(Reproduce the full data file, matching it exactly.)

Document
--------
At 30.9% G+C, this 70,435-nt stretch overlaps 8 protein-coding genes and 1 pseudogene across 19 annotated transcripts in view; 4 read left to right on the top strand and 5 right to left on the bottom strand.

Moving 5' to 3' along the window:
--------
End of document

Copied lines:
At 30.9% G+C, this 70,435-nt stretch overlaps 8 protein-coding genes and 1 pseudogene across 19 annotated transcripts in view; 4 read left to right on the top strand and 5 right to left on the bottom strand.

Moving 5' to 3' along the window: